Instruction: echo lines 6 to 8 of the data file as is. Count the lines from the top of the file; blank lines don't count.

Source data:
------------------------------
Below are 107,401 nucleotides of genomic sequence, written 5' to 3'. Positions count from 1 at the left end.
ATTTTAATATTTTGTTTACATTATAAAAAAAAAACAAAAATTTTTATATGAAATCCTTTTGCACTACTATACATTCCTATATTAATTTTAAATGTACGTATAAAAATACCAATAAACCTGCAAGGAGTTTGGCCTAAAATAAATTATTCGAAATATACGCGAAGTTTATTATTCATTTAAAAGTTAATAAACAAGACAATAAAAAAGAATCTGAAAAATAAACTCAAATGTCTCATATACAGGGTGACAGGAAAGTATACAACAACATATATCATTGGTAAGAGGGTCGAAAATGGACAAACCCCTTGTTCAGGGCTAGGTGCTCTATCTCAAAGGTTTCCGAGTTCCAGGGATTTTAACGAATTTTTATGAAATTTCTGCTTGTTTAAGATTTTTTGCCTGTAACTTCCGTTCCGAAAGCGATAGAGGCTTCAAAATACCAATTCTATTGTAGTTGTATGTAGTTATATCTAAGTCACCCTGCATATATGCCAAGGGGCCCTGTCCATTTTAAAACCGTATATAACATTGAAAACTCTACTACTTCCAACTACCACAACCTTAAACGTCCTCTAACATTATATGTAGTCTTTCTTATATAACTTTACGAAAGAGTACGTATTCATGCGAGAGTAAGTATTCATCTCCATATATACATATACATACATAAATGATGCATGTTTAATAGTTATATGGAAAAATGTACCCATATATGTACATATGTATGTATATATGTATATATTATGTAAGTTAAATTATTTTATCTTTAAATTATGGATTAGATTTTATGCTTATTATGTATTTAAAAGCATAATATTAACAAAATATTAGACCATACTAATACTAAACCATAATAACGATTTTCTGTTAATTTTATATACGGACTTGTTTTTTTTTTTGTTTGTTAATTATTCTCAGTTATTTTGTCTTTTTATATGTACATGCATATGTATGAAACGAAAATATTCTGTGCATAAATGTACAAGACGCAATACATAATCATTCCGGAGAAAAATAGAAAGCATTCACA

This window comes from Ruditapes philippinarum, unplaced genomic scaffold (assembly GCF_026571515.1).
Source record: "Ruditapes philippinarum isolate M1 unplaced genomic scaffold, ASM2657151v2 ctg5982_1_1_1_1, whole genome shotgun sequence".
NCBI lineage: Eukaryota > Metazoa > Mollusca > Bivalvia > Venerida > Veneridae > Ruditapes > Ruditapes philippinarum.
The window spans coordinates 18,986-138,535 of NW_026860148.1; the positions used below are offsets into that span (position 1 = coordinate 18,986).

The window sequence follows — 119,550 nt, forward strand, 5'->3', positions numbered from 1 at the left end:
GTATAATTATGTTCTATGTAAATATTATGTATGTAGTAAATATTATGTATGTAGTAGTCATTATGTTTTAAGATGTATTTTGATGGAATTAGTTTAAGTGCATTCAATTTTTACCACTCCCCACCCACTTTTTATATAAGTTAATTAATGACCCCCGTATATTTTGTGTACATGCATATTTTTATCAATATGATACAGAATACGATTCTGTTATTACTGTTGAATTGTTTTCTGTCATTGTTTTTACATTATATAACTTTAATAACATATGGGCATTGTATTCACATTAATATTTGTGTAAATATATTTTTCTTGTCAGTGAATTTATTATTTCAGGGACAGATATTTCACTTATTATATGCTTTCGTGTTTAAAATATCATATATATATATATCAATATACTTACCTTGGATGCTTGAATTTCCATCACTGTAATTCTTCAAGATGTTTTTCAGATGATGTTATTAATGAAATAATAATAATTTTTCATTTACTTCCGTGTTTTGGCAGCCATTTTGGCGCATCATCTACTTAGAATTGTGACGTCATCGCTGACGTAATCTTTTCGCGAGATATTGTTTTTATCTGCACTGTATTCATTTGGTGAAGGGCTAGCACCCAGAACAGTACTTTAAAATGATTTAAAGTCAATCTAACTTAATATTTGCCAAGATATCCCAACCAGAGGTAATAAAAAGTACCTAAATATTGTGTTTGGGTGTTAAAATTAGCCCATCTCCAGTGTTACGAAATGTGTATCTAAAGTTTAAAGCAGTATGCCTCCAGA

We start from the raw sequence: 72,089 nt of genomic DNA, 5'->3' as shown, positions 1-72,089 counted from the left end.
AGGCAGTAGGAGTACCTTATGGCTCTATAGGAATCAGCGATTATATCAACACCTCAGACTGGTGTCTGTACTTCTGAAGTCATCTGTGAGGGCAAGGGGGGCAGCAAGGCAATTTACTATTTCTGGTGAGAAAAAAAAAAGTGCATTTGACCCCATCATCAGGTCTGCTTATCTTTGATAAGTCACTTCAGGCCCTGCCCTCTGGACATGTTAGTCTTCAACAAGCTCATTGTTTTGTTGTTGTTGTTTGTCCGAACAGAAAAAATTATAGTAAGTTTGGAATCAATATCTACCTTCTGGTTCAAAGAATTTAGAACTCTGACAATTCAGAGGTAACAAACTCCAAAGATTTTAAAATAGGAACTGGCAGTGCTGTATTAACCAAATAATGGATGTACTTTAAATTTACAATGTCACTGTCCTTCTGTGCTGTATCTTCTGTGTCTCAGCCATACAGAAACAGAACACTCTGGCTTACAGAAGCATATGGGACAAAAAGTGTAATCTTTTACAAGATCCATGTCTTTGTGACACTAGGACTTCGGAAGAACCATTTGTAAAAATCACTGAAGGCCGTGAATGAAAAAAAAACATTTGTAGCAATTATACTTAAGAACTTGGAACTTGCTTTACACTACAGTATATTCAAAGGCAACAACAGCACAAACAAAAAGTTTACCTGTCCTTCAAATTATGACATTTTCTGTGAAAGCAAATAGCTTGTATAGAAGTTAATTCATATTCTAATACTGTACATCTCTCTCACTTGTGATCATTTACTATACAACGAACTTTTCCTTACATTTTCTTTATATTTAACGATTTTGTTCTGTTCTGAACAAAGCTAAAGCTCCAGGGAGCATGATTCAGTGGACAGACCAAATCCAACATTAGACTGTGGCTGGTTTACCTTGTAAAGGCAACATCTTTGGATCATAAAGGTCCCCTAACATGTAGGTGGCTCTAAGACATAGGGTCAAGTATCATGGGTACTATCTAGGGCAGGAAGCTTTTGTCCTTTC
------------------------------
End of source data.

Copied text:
The window spans coordinates 18,986-138,535 of NW_026860148.1; the positions used below are offsets into that span (position 1 = coordinate 18,986).

The window sequence follows — 119,550 nt, forward strand, 5'->3', positions numbered from 1 at the left end:
GTATAATTATGTTCTATGTAAATATTATGTATGTAGTAAATATTATGTATGTAGTAGTCATTATGTTTTAAGATGTATTTTGATGGAATTAGTTTAAGTGCATTCAATTTTTACCACTCCCCACCCACTTTTTATATAAGTTAATTAATGACCCCCGTATATTTTGTGTACATGCATATTTTTATCAATATGATACAGAATACGATTCTGTTATTACTGTTGAATTGTTTTCTGTCATTGTTTTTACATTATATAACTTTAATAACATATGGGCATTGTATTCACATTAATATTTGTGTAAATATATTTTTCTTGTCAGTGAATTTATTATTTCAGGGACAGATATTTCACTTATTATATGCTTTCGTGTTTAAAATATCATATATATATATATCAATATACTTACCTTGGATGCTTGAATTTCCATCACTGTAATTCTTCAAGATGTTTTTCAGATGATGTTATTAATGAAATAATAATAATTTTTCATTTACTTCCGTGTTTTGGCAGCCATTTTGGCGCATCATCTACTTAGAATTGTGACGTCATCGCTGACGTAATCTTTTCGCGAGATATTGTTTTTATCTGCACTGTATTCATTTGGTGAAGGGCTAGCACCCAGAACAGTACTTTAAAATGATTTAAAGTCAATCTAACTTAATATTTGCCAAGATATCCCAACCAGAGGTAATAAAAAGTACCTAAATATTGTGTTTGGGTGTTAAAATTAGCCCATCTCCAGTGTTACGAAATGTGTATCTAAAGTTTAAAGCAGTATGCCTCCAGA